Hey Paul Manafort, WTH Dude…
By: Denise Simon | Founders Code
You would think this cat was trying to be a modern day James Bond or something… oh wait…
His indictment contains 12 counts including conspiracy against the United States, conspiracy to launder money, unregistered agent of a foreign principal, false and misleading FARA statements, false statements and seven counts of failure to file reports of foreign bank and financial accounts.
This development comes after months of news stories about Manafort’s alleged business dealings with foreign governments. These stories inspired curiosity in the minds of computer security researchers, reports Motherboard’s Louise Matsakis.
That curiosity caused a couple of security researchers to dig in and discover that Paul Manafort appeared to be fond of the James-Bond-inspired password “bond007.”
Their interest was piqued in February, after Manafort confirmed to Politico that hackers broke into Manafort’s daughter’s iPhone. As Business Insider previously reported, hackers then published roughly 300,000 of what they said were her text messages — about four years’ worth — to the “dark web.” The dark web is a secret version of the Internet often used for criminal activity accessible only via a special browser.
Those messages apparently contained Manafort’s former email address, uncovered by a security researcher who goes by the online name Krypt3ia. Another researcher discovered that accounts that used this same email address were compromised in two big security hacks: the 2013 Adobe hack, and the 2012 Dropbox hack.
The password hints for the Adobe account were things like “secret agent” and “James Bond.” Those hints basically allowed the researchers to correctly guess that the password itself was “bond007.” The same Bond-inspired password worked for both the Adobe and Dropbox accounts. More here.
*** He is no longer a flight risk, the Feds have his passport. Hope they have ALL of them.
So, wait for it… there is more…
Former Trump campaign chairman Paul Manafort owns multiple passports and used a phone and email account registered under a fake name while traveling, according to a new court filing obtained by CNN on Tuesday.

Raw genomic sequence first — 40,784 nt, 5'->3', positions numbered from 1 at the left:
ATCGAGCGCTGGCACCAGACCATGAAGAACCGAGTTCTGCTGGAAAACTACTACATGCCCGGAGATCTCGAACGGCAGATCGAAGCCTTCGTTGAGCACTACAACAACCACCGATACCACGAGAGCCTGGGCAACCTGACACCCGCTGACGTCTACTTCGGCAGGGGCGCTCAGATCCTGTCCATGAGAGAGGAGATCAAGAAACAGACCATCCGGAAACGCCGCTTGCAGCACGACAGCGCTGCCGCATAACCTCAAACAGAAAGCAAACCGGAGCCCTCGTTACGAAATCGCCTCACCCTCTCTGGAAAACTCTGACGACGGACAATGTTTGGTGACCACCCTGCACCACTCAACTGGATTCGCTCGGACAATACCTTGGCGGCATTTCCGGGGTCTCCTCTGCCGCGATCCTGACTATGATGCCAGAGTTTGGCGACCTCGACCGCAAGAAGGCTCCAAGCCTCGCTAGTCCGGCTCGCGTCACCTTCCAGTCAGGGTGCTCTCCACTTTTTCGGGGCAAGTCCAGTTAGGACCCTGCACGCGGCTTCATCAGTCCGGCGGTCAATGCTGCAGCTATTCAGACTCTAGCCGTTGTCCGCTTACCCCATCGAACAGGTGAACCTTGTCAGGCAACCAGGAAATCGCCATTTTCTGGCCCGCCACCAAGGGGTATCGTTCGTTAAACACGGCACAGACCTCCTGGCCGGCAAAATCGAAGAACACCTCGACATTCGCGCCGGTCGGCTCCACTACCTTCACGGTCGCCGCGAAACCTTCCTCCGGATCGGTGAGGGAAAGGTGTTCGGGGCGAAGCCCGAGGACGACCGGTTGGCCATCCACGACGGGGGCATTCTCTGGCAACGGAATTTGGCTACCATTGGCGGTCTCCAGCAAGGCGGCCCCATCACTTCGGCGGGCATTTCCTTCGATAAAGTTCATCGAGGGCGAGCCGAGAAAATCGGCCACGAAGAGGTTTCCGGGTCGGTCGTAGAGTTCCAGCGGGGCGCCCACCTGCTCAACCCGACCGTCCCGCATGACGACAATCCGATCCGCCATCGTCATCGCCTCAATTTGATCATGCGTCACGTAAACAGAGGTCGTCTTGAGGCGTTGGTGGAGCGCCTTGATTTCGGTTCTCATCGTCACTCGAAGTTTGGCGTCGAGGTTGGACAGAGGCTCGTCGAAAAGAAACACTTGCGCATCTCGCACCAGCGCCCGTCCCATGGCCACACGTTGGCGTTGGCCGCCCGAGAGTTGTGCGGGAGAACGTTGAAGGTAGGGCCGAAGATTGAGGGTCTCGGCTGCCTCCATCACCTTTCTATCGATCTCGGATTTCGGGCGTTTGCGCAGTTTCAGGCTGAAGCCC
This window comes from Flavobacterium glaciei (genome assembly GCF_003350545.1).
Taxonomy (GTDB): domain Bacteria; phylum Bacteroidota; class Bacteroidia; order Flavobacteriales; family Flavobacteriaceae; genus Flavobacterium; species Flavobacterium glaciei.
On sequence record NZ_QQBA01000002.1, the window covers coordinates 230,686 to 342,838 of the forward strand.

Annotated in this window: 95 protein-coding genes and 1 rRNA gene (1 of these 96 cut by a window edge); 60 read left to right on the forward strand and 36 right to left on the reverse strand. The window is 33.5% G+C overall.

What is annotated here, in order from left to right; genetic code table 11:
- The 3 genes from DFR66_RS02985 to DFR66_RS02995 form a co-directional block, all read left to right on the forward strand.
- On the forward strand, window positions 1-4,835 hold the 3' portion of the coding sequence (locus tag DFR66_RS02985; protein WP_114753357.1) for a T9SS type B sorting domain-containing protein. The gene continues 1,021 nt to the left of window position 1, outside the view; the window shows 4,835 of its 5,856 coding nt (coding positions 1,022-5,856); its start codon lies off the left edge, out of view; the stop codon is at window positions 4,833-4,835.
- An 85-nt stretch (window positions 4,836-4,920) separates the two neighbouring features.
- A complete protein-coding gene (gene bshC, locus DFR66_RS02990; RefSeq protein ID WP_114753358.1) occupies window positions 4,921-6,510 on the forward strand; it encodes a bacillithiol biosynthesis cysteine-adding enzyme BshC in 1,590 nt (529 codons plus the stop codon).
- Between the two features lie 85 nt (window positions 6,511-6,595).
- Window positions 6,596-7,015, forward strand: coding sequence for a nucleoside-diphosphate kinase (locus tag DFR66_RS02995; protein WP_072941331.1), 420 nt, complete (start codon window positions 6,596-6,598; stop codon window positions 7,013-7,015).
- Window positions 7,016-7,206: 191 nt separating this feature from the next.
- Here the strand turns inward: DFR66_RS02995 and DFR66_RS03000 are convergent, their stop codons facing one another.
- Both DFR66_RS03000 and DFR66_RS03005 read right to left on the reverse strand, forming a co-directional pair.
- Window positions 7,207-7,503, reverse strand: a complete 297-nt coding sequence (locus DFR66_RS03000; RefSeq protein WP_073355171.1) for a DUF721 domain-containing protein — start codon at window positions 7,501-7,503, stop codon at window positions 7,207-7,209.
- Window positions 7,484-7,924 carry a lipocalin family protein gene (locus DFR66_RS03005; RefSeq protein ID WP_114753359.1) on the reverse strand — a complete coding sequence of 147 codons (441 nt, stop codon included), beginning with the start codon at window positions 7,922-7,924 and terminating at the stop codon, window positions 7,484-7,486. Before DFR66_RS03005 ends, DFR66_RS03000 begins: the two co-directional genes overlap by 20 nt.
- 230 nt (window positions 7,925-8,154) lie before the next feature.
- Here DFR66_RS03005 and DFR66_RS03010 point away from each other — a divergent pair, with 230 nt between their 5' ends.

Manafort, who surrendered to the FBI on Monday after being indicted as part of special counsel Robert Mueller’s ongoing probe into Russian election meddling, currently has three different U.S. passports and has submitted 10 applications for passports over the last several years, according to the filing.
Manafort used the fake name for his phone and email account while traveling to Mexico, China and Ecuador this year, the filing shows.
The new filing provided by CNN details Manafort’s extensive travels and use of multiple banks to house the millions of dollars gained through his work as a consultant for a pro-Russia political party in Ukraine.
It also shows that Manafort reported vastly different figures regarding the value of his assets, from $19 million in April of 2012 to $136 million in May 2016. More here.
Manafort has a long history of being a player… crony player asking for money.
In 2008, Manafort and Zackson made an unsuccessful run at the Drake Hotel site (now home to 432 Park Avenue), backed by equity investments from a Russian metals billionaire and a Ukranian natural gas mogul who are both now suspected of criminal activity. That deal triggered a federal investigation now being run by Mueller.
In the decade since the Drake plan fizzled, Zackson, a convicted felon who became a protégé of Donald Trump’s father, Fred Trump, has tried to position himself as a master developer whose best projects are yet to come. Among these, he said, is a plan to build an apartment complex in Queens’ Willets Point neighborhood that would dwarf Stuyvesant Town and a run at the Roosevelt Hotel in Midtown.
Much like Manafort, Zackson’s real estate career is dotted with controversy. Deals tend to include a revolving cast of foreign tycoons, assorted cronies and, in at least one instance, Trump himself. In comparison with the likes of Bayrock Group principals Felix Sater and Tevfik Arif, Zackson is a lesser-known character from Trump’s old stomping grounds of high-stakes property deal-making. But understanding him is key to understanding the bare-knuckled, truth-optional world Trump inhabited and continues to reflect in his approach to the presidency.
“On the surface when he speaks to you, it seems like a great story,” Kevin Maloney, founder of Property Markets Group, said of Zackson, whom he’s battling in court. ”When you dig down, it’s not true — or it’s only 10 percent true. That’s the truth of it. There’s nothing beyond his stories, and when he gets to the end of the story, he will inevitably ask you for money.” More here.